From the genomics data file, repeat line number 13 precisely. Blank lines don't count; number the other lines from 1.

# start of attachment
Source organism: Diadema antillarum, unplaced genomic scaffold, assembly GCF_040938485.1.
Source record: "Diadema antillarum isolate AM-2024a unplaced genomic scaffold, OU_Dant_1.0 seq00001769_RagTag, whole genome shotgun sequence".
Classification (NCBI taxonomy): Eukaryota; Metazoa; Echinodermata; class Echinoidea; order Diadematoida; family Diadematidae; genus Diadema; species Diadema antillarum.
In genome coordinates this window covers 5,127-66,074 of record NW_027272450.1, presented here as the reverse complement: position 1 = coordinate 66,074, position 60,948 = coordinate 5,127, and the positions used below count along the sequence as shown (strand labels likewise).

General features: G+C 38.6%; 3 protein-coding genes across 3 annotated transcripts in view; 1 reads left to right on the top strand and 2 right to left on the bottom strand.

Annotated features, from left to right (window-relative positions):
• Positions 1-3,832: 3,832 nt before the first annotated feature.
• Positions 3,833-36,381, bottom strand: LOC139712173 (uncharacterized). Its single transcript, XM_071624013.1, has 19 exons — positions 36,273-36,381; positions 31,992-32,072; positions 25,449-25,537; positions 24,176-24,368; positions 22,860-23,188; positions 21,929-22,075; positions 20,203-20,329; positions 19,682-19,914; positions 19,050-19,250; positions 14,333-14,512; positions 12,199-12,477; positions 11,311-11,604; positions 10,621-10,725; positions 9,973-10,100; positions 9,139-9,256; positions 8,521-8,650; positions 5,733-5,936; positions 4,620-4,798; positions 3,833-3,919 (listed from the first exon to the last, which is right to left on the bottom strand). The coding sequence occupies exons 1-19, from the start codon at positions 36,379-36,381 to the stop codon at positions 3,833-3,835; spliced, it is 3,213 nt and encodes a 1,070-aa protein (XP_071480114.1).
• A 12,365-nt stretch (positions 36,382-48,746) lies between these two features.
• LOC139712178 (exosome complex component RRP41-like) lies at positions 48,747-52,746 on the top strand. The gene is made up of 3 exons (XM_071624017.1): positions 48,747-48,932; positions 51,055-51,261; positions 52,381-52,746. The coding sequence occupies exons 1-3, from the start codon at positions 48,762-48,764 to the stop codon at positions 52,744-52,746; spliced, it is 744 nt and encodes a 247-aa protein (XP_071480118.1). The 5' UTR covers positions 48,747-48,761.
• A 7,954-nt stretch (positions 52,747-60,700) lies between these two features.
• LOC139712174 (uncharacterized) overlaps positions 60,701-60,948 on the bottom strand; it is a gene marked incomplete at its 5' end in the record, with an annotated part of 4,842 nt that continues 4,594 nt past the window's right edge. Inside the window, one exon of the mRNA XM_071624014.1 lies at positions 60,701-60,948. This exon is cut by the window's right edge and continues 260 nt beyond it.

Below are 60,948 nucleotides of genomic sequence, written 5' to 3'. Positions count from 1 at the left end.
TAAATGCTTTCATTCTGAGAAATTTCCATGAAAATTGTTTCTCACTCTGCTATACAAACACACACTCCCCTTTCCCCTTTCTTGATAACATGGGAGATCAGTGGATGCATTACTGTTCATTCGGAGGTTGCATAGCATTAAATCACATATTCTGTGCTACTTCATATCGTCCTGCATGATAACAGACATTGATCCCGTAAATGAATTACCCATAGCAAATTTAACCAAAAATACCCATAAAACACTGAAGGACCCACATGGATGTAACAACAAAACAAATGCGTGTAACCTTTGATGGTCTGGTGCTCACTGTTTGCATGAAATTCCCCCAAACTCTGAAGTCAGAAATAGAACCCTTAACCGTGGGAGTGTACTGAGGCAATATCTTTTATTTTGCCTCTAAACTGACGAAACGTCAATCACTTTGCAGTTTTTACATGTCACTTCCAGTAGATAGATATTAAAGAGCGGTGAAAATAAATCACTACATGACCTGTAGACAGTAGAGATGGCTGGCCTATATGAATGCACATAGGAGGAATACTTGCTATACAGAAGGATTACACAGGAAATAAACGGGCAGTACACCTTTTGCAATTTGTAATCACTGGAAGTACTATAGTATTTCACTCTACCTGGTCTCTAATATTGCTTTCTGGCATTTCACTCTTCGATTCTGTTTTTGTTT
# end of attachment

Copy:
Below are 60,948 nucleotides of genomic sequence, written 5' to 3'. Positions count from 1 at the left end.